User Experience Connected Product 101: Define your users

User-centered design practices are an effective method to design products. But who exactly are the users of your connected product? Usually, there are many more users of your product than what you typically think of in a first pass. This article provides a method to systematically identify all the users you need to think about when planning your product.

Let’s suppose you are building a predictive maintenance solution for a commercial refrigerator. The product is for operations managers in restaurant chains. The value proposition is to reduce the number of service calls by half. In this example, who are the users of your predictive maintenance solution?

Potential Users:

  • chef (who controls and use the refridgerator)
  • restaurant manager (who is responsible for the restaurant)
  • director of operations (who purchases your product for many restaurants)
  • repair technician (who performs repair)
  • franchise operations (who does remote monitoring)
  • distributors (who sell your product)
  • engineering (who analyze your product data)
  • your support team(who support franchisees)

So where do you start?

First, think about all your users in three types.
Customers: Users within your customer’s organization. For connected products, there are often direct users, manager users, purchaser users and more.
Partners/Vendors: Users outside your company who help sell, install or maintain your product.
Internal: Users are people within your company including operations, engineerings, sales etc.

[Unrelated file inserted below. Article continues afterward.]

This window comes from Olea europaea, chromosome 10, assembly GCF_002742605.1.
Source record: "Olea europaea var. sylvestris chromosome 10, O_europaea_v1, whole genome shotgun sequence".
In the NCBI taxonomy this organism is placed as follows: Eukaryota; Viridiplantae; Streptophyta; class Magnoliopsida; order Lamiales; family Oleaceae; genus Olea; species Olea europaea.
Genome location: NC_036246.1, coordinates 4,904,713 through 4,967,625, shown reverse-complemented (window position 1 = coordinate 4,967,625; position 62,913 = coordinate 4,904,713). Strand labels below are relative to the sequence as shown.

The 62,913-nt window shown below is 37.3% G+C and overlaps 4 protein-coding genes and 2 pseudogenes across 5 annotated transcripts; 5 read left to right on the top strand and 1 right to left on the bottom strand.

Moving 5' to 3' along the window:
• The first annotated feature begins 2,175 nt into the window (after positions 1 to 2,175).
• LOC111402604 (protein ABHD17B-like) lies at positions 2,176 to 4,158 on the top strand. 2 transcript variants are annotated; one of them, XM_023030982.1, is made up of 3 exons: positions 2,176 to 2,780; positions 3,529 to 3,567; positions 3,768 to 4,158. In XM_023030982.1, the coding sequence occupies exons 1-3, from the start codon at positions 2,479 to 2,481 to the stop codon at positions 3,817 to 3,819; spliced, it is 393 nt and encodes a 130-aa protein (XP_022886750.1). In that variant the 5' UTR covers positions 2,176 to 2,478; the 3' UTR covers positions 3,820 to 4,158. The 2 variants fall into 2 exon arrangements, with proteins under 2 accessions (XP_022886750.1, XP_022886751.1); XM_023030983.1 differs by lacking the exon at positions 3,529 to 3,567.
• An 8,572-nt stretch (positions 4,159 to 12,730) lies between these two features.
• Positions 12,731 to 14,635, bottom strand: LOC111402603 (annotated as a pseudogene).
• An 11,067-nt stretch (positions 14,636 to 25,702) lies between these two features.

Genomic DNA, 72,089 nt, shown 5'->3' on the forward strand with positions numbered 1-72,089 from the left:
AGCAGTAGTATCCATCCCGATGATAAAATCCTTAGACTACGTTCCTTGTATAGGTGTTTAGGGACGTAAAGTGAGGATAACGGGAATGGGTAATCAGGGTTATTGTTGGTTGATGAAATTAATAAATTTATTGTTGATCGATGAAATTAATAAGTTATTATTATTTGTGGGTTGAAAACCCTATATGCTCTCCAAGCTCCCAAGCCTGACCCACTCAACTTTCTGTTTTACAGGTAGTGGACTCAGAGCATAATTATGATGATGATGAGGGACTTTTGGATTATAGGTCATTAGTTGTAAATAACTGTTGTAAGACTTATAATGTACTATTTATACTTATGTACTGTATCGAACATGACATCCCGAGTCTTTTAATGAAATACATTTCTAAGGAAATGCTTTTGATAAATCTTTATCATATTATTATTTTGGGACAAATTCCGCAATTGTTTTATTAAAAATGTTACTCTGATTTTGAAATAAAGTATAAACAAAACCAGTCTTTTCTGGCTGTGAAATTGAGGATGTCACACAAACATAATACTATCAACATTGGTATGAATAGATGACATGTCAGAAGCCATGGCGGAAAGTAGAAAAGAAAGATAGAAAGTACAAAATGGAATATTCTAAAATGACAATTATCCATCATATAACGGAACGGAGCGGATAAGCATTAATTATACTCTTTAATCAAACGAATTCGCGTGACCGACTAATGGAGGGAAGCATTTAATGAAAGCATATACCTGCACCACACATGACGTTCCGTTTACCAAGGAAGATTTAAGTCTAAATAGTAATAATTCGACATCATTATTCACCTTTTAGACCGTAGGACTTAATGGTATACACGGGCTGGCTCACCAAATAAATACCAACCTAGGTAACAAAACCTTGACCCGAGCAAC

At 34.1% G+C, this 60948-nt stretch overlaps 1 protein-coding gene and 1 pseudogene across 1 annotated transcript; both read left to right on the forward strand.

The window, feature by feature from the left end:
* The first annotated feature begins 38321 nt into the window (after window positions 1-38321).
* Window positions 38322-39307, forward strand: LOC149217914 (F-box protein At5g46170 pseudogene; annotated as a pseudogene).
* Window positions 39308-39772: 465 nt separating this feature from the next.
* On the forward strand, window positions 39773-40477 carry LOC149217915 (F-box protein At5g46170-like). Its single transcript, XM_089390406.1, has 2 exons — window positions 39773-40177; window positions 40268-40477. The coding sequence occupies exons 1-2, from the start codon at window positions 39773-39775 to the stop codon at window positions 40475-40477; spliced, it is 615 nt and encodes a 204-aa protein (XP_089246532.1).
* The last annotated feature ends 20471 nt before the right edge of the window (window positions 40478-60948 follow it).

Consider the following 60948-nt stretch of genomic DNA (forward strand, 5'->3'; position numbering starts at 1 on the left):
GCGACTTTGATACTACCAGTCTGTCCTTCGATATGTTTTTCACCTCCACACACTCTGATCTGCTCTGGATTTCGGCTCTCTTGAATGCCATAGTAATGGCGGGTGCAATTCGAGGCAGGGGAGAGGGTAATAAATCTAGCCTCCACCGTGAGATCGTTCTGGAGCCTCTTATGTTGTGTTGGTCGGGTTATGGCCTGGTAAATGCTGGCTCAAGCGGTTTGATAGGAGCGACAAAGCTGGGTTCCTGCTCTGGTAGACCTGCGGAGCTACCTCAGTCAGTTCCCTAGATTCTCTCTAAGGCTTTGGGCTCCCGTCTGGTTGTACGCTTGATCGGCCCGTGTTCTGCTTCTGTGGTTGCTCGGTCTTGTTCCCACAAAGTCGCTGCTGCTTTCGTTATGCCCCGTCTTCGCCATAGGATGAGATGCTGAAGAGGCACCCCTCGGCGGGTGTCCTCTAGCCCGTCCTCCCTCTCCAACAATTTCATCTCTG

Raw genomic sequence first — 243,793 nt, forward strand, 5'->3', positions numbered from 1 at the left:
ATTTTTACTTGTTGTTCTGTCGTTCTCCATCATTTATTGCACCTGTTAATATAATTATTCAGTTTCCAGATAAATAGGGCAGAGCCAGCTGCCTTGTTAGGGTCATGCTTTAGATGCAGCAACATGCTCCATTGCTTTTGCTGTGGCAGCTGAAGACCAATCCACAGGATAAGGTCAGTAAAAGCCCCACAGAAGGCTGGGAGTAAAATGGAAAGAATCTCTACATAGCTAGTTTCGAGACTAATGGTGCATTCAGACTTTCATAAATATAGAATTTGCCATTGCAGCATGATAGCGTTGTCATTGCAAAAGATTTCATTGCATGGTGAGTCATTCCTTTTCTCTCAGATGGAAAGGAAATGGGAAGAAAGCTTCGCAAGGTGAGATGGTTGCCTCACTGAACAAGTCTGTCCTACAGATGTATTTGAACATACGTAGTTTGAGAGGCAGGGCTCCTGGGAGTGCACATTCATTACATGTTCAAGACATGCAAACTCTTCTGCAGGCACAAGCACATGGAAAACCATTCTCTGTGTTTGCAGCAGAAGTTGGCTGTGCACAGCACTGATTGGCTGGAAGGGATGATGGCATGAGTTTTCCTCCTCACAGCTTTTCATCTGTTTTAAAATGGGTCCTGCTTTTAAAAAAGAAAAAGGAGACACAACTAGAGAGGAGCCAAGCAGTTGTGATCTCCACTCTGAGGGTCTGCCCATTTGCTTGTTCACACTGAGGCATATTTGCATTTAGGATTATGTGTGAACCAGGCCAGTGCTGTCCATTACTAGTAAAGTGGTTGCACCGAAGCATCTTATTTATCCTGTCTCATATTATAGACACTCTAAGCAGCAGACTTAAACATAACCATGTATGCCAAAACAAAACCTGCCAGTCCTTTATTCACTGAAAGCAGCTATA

The number of users often increases with the complexity of your product. We find the best guide is to identify all the users who are involved in every stage of the customer lifecycle.

Continue Reading about Customer Lifecycles for connected products

User Personas

User personas define the user archetype who will interact with your product. You should define their demographics, level of experience, technical knowledge, challenges and goals. This provides a perspective with which you can analyze each requirement.

For more information about personas see:

  1. 3 Reasons to Start Designing with Personas
    Marcin Treder
    Overview of why to use personas — doubles as talking points if you are trying to describe or sell the concept to someone.
  2. DIY User Personas
    UX Lady
    How to make a persona in 3 parts: building and collecting information, layout, and elements.
  3. Predictive personas
    Personas may not always take in account the type of people who will become a user of your product — make sure yours do by making them predictive.